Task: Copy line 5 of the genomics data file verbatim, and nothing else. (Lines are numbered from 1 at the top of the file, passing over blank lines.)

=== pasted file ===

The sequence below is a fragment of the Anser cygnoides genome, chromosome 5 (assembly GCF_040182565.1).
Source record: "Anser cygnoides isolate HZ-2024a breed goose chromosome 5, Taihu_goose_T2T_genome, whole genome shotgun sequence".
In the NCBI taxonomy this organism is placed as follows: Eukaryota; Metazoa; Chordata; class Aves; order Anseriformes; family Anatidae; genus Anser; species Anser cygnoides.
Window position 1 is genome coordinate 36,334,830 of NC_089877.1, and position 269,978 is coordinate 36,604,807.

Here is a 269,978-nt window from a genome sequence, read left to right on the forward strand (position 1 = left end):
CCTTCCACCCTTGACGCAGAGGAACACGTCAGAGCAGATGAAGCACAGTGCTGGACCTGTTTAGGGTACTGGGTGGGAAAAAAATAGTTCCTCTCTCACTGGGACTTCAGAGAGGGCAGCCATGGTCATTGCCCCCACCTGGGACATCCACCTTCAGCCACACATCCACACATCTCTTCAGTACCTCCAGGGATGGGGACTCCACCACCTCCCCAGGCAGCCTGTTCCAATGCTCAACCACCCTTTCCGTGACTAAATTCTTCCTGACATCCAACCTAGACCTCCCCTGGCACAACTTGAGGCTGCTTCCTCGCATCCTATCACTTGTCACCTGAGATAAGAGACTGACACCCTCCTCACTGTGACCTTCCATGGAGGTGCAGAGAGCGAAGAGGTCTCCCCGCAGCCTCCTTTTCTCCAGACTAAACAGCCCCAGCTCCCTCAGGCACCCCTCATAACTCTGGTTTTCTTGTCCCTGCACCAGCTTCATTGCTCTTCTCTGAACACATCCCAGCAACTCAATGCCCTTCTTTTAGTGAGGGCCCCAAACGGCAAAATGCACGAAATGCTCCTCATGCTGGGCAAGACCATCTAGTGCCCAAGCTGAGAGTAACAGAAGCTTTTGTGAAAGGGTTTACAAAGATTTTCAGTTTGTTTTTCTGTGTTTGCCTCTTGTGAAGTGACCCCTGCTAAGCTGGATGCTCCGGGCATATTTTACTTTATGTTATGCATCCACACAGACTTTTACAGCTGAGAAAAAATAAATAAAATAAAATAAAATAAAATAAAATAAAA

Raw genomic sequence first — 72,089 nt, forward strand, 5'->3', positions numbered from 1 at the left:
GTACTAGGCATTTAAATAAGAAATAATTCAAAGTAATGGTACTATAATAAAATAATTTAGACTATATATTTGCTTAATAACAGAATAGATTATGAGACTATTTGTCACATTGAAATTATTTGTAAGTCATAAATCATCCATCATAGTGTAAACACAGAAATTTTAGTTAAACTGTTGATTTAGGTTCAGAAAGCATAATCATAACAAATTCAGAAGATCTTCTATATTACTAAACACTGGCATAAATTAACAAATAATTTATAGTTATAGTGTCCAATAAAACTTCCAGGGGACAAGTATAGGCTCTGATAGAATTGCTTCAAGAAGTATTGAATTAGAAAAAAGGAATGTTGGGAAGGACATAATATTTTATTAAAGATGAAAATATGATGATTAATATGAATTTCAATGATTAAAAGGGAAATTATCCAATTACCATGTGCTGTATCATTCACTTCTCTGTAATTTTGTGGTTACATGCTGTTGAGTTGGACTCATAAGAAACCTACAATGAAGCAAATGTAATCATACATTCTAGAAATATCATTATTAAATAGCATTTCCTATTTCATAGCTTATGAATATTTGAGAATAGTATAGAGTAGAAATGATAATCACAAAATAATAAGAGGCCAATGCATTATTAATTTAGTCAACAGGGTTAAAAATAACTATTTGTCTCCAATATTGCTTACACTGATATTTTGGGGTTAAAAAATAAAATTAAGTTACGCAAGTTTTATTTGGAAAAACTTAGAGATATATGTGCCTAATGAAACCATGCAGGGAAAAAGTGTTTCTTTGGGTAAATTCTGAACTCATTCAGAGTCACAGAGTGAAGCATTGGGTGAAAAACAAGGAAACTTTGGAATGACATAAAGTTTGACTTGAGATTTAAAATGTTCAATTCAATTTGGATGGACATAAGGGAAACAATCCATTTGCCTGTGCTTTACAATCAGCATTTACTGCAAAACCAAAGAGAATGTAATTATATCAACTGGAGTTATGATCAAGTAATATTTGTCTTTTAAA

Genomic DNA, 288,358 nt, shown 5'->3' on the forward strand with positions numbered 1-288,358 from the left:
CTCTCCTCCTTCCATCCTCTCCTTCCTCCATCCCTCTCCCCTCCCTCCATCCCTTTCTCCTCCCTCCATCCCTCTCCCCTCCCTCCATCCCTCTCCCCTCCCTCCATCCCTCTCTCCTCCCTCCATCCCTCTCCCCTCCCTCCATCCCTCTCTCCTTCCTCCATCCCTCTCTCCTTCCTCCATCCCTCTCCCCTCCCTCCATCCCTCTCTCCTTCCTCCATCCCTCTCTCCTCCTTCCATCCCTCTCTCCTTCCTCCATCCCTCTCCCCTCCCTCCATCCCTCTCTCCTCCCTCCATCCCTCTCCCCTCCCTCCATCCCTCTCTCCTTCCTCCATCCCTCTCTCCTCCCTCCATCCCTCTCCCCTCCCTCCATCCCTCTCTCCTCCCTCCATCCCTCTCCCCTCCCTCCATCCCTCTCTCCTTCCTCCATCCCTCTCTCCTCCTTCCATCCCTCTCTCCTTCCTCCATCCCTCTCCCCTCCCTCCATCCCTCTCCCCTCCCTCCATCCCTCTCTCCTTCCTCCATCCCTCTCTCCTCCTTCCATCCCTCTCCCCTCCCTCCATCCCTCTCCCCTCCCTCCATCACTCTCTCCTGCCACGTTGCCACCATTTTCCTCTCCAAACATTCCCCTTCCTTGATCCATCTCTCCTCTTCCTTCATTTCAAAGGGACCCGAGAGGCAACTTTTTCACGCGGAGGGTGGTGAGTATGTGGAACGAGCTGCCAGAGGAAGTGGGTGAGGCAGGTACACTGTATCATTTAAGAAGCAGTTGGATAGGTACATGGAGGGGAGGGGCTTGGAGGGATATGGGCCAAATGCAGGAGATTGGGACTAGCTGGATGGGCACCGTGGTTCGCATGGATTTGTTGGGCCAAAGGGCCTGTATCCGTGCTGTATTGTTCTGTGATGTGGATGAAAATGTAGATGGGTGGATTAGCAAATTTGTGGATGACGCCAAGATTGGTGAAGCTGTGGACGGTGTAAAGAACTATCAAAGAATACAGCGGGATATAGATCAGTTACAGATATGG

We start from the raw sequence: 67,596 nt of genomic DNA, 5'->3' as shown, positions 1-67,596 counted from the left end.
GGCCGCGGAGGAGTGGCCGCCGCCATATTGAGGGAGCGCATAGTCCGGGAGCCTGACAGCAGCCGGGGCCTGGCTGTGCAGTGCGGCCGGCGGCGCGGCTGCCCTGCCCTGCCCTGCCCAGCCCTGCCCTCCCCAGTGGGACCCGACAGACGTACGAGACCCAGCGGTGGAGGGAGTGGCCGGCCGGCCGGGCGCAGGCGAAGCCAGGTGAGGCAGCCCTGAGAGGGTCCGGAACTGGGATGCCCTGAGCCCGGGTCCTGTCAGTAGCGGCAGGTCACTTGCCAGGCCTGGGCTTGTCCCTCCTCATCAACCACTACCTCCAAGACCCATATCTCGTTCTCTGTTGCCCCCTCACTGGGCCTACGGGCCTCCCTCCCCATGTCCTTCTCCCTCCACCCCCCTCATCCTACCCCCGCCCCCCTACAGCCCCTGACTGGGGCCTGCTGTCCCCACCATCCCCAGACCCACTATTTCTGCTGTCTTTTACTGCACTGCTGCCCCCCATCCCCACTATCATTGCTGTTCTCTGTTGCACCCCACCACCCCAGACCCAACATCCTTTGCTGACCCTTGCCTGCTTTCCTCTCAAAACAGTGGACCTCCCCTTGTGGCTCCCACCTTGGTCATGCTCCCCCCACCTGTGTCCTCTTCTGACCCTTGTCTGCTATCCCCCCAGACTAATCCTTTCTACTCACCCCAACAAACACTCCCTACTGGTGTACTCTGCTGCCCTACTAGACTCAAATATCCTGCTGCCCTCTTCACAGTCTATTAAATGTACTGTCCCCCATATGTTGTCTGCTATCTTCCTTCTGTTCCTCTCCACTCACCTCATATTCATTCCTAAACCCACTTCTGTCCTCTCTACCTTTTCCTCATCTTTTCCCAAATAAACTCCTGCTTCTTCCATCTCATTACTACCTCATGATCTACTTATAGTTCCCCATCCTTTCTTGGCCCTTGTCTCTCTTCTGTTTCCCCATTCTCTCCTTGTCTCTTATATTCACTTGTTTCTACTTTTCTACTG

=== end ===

Here is a 269,978-nt window from a genome sequence, read left to right on the forward strand (position 1 = left end):